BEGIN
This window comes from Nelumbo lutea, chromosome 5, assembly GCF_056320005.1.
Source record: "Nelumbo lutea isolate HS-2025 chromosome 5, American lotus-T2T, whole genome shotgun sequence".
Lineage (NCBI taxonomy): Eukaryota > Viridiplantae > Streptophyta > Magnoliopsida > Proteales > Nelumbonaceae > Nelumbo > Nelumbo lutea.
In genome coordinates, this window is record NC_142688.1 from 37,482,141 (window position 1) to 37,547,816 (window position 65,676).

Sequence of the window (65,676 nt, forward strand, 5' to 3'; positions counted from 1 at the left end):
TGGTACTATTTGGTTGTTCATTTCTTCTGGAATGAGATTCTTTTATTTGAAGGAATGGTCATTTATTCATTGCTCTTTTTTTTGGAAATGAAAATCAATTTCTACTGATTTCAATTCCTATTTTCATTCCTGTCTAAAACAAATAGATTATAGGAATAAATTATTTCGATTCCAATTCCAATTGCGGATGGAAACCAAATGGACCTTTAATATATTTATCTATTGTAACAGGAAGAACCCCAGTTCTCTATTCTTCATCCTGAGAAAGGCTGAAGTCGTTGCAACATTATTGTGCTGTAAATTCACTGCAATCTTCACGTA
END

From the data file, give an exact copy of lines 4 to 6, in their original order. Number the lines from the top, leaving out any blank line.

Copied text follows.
In genome coordinates, this window is record NC_142688.1 from 37,482,141 (window position 1) to 37,547,816 (window position 65,676).

Sequence of the window (65,676 nt, forward strand, 5' to 3'; positions counted from 1 at the left end):
TGGTACTATTTGGTTGTTCATTTCTTCTGGAATGAGATTCTTTTATTTGAAGGAATGGTCATTTATTCATTGCTCTTTTTTTTGGAAATGAAAATCAATTTCTACTGATTTCAATTCCTATTTTCATTCCTGTCTAAAACAAATAGATTATAGGAATAAATTATTTCGATTCCAATTCCAATTGCGGATGGAAACCAAATGGACCTTTAATATATTTATCTATTGTAACAGGAAGAACCCCAGTTCTCTATTCTTCATCCTGAGAAAGGCTGAAGTCGTTGCAACATTATTGTGCTGTAAATTCACTGCAATCTTCACGTA